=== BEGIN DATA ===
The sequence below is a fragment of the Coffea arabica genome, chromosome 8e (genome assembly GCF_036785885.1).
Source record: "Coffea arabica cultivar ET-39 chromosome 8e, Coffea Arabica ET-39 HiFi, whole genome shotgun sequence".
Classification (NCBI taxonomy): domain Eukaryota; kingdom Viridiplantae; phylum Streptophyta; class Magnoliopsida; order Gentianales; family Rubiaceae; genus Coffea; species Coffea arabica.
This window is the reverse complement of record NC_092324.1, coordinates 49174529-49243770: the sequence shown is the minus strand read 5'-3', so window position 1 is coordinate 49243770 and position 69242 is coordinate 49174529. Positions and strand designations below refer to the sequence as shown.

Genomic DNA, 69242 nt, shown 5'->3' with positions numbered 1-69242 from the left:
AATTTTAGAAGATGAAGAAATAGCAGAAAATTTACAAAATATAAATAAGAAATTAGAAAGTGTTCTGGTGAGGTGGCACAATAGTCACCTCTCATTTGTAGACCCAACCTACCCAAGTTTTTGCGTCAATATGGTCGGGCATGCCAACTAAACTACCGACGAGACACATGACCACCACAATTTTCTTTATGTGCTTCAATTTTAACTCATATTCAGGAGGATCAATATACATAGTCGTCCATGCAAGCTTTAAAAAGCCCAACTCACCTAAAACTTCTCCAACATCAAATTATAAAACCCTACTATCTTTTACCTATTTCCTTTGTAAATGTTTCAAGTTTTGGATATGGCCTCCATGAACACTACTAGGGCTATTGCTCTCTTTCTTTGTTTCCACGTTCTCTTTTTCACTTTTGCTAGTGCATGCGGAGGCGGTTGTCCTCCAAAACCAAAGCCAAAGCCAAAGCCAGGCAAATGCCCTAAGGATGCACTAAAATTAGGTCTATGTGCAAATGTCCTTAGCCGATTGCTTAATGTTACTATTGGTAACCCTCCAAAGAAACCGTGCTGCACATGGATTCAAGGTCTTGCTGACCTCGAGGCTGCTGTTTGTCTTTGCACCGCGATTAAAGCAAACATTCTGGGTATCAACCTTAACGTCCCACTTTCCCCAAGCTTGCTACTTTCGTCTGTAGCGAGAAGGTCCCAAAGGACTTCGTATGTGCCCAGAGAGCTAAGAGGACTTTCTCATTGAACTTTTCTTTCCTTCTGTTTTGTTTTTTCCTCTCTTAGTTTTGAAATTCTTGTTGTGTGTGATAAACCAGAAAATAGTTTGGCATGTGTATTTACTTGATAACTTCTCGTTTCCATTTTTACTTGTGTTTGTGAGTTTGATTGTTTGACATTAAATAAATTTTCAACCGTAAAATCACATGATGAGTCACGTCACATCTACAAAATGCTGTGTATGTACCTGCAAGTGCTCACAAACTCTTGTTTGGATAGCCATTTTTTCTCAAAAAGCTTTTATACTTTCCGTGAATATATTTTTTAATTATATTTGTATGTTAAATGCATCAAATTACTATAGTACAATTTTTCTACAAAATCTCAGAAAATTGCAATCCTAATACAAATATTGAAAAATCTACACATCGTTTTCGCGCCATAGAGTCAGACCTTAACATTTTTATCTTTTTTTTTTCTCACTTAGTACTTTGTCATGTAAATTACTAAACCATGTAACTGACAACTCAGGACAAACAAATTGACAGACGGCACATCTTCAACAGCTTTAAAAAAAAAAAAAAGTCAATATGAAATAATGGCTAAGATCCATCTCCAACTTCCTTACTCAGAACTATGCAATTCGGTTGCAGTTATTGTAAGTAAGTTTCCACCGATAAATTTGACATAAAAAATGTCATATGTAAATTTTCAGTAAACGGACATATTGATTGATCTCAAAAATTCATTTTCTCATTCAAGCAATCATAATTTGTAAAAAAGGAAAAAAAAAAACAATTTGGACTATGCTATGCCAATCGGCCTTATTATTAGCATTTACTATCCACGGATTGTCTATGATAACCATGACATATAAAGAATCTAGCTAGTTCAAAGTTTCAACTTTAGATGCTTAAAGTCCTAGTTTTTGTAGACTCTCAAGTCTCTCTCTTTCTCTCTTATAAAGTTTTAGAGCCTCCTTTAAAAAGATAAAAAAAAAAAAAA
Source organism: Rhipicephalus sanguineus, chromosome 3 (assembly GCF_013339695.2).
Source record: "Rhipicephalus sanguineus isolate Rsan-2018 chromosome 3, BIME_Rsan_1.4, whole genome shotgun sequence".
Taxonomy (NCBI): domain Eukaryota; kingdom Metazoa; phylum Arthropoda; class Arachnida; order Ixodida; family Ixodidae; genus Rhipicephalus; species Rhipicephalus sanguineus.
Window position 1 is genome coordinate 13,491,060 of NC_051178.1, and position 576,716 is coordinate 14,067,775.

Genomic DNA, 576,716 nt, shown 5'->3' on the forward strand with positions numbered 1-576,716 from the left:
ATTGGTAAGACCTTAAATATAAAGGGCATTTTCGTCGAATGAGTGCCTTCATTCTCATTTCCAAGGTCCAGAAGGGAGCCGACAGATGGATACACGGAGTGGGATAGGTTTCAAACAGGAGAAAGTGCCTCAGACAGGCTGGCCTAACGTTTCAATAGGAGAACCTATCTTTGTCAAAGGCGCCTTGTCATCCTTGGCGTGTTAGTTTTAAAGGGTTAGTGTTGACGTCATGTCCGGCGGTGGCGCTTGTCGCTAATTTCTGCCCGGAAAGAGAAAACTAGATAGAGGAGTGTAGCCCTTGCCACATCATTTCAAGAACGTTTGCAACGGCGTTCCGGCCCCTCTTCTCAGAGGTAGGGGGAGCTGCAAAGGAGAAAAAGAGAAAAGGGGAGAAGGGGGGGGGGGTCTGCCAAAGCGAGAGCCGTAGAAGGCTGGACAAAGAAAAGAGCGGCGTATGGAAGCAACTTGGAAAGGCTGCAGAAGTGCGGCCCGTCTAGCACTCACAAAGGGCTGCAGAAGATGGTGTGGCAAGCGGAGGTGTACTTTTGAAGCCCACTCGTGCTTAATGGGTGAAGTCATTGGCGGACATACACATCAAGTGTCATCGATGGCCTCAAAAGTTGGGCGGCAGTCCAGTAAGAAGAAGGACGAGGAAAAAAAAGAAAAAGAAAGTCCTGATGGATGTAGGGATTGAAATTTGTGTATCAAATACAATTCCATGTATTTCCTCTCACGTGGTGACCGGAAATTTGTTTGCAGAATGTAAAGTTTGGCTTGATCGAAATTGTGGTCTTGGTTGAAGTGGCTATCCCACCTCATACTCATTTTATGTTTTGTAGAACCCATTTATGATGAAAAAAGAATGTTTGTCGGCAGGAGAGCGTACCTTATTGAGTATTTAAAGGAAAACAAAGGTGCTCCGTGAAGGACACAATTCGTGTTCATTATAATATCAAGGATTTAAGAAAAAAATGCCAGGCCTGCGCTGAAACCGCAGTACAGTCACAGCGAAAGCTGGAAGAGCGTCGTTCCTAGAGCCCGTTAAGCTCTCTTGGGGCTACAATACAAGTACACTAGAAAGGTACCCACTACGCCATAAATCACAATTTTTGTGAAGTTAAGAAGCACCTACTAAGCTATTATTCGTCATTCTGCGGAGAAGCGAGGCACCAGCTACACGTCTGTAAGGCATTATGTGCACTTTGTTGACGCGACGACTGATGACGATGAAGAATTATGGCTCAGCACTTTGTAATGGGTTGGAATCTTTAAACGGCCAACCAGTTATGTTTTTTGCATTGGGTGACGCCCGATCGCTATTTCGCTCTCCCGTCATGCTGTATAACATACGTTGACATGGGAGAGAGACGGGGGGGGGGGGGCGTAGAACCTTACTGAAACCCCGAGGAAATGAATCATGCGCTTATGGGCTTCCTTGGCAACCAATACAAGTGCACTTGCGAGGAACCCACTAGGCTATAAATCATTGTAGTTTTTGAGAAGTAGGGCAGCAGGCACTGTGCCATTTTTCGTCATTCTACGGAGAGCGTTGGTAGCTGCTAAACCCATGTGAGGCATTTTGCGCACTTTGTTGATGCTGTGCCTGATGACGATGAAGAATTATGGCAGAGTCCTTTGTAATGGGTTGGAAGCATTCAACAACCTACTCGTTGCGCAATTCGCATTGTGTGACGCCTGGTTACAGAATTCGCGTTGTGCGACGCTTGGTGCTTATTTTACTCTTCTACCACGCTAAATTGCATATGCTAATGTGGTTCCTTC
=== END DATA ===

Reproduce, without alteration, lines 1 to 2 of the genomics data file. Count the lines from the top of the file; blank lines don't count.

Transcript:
The sequence below is a fragment of the Coffea arabica genome, chromosome 8e (genome assembly GCF_036785885.1).
Source record: "Coffea arabica cultivar ET-39 chromosome 8e, Coffea Arabica ET-39 HiFi, whole genome shotgun sequence".